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The fight to end indefinite solitary confinement continues

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Josh Paterson, Executive Director, delivering remarks at a solitary confinement press conference prior to the BC Court of Appeal hearing.

On November 13th and
14th, BCCLA was at the BC Court of Appeal to defend our case on
behalf of the many prisoners subject to the systemic injustice of Canada’s
current solitary confinement regime. These injustices are created by the
unconstitutional provisions of the Corrections and Conditional Releases Act
(CCRA). Despite recent promises to end solitary confinement, the federal
government continues to fight to overturn our BC Supreme Court ruling that
Canada’s current practices are unconstitutional and violate fundamental human
rights.

Our Articling Student Latoya Farrell was in court, to report back on the arguments for our supporters.

The Appellant AG (Canada)

Canada argued that the problem is
not with the law itself, but with the way it is carried out. The evidence
merely highlights the unjust administration of a constitutionally compliant law.
They submitted that the trial judge conflated the unjust administration of the
law in some cases with an actual unconstitutional law.

The CCRA allows for a prisoner to
be placed in “administrative segregation” (a type of solitary confinement) if
there is no reasonable alternative and if, on reasonable grounds, the
institutional head believes that it’s necessary for security reasons. Canada
argued that the Act presents administrative segregation as a tool of last
resort and that there is a reasonable limit on the duration because prisoners
are to be released “at the earliest appropriate time.” This, Canada urged, upholds
the Act’s purpose by ensuring the safety of the prisoners and integrity of the
prison.

On the topic of independent
review, Canada argued that a review would be adequate if done by an internal
reviewer who is separate from the warden’s circle of influence. However, as the
BCCLA pointed out, allowing Corrections to conduct their own review means that
there is a lack of oversight and accountability, which facilitates the
violation of prisoners’ rights.

The Respondents – BCCLA and John Howard Society

The BCCLA and John Howard Society
affirmed that because certain provisions of the CCRA authorize prolonged and
indefinite solitary confinement causing serious and irreparable harm to life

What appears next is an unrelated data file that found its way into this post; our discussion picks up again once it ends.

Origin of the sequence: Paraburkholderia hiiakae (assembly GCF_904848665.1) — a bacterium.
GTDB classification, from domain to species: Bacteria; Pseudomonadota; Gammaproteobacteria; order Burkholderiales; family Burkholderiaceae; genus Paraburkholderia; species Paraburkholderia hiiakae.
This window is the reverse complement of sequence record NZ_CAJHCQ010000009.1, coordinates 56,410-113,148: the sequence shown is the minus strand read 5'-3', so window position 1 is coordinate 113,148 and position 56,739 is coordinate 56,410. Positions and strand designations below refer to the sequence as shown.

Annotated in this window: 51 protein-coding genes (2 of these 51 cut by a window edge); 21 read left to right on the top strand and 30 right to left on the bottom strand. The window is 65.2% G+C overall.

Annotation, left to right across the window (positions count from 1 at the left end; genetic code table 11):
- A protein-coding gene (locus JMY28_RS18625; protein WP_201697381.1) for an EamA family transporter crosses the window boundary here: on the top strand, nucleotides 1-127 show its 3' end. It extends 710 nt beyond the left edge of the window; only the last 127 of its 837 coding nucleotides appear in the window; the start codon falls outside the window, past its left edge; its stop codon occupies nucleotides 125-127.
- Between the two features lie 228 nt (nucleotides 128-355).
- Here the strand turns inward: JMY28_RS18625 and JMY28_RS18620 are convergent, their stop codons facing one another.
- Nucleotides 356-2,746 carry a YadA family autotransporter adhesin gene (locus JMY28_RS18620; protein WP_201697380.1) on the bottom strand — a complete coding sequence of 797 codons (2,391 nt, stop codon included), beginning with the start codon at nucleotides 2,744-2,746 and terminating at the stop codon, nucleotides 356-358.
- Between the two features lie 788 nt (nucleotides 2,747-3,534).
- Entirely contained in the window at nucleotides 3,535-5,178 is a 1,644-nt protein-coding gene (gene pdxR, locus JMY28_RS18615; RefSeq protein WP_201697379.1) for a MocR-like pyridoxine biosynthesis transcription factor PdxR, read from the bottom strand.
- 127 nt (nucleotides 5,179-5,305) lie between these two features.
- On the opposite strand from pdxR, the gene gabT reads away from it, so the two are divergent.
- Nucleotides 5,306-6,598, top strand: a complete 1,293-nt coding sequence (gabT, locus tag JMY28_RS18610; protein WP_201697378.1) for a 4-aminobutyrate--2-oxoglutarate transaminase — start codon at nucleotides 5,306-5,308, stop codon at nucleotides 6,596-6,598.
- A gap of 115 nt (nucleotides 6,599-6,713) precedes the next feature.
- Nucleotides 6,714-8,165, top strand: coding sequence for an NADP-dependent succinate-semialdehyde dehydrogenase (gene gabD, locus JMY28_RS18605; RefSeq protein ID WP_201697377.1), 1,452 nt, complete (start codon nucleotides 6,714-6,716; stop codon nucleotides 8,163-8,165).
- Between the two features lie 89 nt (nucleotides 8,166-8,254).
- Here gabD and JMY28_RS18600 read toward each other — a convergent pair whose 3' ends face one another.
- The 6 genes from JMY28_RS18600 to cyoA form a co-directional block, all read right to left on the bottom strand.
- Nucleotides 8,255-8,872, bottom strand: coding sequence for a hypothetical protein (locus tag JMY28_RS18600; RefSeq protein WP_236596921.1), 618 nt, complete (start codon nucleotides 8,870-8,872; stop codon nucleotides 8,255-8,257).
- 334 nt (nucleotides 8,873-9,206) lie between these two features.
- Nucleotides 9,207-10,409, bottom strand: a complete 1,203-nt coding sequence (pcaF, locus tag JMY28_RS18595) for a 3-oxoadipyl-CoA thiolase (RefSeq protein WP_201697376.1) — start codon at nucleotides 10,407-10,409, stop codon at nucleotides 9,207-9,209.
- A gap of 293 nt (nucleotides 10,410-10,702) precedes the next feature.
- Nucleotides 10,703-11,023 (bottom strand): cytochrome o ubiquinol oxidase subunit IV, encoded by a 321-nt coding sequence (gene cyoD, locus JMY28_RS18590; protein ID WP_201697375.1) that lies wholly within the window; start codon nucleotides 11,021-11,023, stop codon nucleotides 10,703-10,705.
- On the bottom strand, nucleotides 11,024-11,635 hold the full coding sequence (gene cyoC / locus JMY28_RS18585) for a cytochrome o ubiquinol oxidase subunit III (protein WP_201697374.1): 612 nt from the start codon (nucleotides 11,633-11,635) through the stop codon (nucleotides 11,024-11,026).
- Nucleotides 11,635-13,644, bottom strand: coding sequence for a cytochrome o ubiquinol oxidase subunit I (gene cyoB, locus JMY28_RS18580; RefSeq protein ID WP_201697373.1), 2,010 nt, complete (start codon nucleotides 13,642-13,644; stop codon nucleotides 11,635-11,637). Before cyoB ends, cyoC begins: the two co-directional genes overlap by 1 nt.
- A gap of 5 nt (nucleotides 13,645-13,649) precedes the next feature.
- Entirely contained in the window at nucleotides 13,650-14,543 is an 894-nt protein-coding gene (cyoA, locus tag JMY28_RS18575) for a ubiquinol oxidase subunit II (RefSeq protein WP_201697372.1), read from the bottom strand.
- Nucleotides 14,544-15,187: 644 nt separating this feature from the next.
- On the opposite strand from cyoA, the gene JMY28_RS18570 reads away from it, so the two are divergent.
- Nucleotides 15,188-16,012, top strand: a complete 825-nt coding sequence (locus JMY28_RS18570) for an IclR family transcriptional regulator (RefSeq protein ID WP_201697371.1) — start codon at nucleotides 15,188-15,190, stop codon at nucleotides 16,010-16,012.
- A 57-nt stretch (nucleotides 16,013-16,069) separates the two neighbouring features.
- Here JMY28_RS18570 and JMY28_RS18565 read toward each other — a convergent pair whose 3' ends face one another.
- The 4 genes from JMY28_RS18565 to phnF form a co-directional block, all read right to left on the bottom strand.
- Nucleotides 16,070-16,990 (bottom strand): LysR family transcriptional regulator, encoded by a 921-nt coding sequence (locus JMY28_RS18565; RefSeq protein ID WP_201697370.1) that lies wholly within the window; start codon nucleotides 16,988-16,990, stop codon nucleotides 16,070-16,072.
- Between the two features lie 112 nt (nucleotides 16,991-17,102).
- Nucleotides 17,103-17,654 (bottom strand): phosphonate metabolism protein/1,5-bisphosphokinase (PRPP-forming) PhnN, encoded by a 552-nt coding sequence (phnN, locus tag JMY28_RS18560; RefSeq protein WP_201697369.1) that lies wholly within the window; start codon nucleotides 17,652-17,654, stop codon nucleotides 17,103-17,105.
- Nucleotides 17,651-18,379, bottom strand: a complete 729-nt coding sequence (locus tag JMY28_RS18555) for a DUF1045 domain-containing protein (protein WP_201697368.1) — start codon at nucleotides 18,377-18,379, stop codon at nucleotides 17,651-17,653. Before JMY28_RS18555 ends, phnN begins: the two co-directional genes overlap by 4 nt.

and security of the person, these sections must be struck down. It is not just
the purpose but the effect of the law that must be examined. The appeal court recognized that the
problem is systemic, and that the effect of the law must be examined in
addition to its purpose.

We argued
that isolation exacerbates certain mental illnesses, and prevents the
administration of mental health treatments. Broad discretionary powers given to
decision-makers leaves prisoners vulnerable to extreme periods in solitary
confinement, causing grievous harm to their mental health. This harm flows directly
from the law, which simply requires a “consideration [of] an offender’s state
of health and health care needs”. We argue that this is not enough to address
mental health needs.

Additionally, the current law has
a disproportionate impact on Indigenous people who are overrepresented in
prisons and in administrative segregation, often spending longer periods
segregated than their counterparts. The additional burden suffered by Indigenous
and mentally ill prisoners widens the gap between incarceration and
rehabilitation.

We argued for the following
minimum solutions:

  1. The implementation of the United Nations
    standard 15 day time limit;
  2. That no person with mental illness should ever
    be placed in administrative segregation;
  3. That independent oversight is essential to
    accountability and dismantling the institutional bias that has allowed for
    these rights violations to continue.

Application for Extension of the Suspension

Relying heavily on the proposed
Bill C-83, Canada requested an extension to the suspension of invalidity. Our
ruling at the BC Supreme Court gave the government one year to end indefinite
solitary confinement, to ensure that people with mental health challenges are
never placed in solitary, to provide independent oversight, and to address the
disproportionate impact on Indigenous people. Canada has requested an extension
until July 31st, 2019. They argued that this timeline would
accommodate Parliament’s enacting Bill C-83 which, they say, institutes wide
sweeping change to the current regime.

Even assuming the new Bill is
passed, the Court was concerned about the reality of the timeline in light of
the upcoming Federal election. Meanwhile people will continue to have their
rights violated under the current solitary regime, so the court requested that
the Government explain what it will do in the meantime to address the systemic
problems.

Unfortunately, Canada was not prepared
to provide this information at the time, so the court gave Canada two weeks to
consult and make written submissions. We will then have one week to respond to
their plan.

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